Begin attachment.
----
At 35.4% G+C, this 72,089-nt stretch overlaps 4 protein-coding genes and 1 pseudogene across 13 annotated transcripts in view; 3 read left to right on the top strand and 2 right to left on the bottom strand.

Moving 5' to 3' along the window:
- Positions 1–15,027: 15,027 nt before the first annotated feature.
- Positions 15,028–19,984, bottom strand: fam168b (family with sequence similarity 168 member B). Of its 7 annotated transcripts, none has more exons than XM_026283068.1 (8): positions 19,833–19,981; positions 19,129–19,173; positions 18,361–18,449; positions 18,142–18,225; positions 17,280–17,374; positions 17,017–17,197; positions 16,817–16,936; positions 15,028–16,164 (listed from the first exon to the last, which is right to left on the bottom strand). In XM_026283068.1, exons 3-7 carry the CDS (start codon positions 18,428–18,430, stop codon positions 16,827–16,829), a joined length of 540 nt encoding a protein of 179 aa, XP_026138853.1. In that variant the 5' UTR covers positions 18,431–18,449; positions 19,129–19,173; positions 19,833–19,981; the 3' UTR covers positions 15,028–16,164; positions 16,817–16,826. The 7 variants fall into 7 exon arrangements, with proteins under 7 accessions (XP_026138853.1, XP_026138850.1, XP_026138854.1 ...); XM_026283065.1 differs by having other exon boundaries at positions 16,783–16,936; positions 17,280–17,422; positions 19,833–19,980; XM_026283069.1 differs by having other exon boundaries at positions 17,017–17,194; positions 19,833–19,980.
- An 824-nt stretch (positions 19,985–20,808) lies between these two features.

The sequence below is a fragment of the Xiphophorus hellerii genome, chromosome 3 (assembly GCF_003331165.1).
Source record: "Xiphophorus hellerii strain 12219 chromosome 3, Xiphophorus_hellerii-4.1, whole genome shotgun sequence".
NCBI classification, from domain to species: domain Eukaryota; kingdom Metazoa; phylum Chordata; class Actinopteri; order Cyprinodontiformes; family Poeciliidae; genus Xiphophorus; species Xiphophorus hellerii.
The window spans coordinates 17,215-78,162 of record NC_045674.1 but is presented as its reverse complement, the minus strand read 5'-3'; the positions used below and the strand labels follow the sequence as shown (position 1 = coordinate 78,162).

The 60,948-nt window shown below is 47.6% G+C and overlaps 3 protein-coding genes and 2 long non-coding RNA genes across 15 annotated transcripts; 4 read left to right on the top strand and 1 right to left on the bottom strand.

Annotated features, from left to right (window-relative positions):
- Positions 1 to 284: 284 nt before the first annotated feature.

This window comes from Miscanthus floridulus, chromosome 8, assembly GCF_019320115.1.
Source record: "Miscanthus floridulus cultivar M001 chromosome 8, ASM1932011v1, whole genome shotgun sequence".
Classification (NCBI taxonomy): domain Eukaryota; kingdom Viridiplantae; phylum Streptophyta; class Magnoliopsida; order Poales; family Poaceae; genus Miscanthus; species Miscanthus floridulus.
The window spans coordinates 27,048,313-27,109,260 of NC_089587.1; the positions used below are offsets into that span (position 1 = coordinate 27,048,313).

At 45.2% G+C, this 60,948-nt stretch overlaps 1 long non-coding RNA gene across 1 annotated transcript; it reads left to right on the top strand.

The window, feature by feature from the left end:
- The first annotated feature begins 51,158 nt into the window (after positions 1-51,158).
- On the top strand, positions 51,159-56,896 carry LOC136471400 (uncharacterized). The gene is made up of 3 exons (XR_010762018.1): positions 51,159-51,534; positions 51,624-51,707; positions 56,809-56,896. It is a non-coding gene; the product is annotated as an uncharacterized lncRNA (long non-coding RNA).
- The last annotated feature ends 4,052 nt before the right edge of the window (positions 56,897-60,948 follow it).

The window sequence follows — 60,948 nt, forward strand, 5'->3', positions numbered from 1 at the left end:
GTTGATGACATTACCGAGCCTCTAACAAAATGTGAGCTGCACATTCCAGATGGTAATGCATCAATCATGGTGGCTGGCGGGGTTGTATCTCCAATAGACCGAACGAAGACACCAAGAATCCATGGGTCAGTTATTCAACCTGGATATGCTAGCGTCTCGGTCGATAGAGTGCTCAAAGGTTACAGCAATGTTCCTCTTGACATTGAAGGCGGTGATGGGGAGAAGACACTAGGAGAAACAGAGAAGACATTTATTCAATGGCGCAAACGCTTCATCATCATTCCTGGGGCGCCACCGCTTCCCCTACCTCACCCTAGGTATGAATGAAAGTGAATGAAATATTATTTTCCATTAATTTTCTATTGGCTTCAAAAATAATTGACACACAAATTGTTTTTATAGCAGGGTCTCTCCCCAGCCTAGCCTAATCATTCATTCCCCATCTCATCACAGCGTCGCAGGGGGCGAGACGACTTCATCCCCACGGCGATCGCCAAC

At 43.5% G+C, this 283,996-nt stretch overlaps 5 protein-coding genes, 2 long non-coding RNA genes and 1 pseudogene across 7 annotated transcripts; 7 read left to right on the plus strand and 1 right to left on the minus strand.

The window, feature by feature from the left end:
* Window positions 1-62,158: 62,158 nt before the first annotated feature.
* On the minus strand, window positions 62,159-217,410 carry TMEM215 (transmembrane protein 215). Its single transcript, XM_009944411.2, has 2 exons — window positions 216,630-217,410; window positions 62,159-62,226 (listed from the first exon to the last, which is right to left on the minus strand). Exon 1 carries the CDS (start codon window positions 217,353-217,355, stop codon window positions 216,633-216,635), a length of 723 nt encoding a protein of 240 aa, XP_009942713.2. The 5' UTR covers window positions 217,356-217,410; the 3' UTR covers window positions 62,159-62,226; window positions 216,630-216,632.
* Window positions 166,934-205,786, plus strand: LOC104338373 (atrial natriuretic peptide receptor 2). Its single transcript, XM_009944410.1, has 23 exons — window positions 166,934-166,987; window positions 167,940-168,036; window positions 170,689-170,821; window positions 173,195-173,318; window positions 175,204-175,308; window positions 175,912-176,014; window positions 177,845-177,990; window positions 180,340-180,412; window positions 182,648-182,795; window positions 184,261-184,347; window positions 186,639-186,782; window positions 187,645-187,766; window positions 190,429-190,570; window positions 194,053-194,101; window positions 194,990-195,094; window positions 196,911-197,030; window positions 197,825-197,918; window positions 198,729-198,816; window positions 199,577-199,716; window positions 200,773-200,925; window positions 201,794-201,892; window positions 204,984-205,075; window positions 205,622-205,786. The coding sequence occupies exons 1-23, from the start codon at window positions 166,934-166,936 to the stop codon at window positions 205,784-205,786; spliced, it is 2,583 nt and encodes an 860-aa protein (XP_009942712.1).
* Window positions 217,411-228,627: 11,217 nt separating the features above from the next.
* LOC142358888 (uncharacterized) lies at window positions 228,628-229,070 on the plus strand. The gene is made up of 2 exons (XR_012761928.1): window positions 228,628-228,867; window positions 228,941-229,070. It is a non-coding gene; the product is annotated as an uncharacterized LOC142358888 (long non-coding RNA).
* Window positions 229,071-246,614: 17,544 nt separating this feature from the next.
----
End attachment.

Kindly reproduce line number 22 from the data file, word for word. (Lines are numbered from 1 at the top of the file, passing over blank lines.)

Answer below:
The window sequence follows — 60,948 nt, forward strand, 5'->3', positions numbered from 1 at the left end: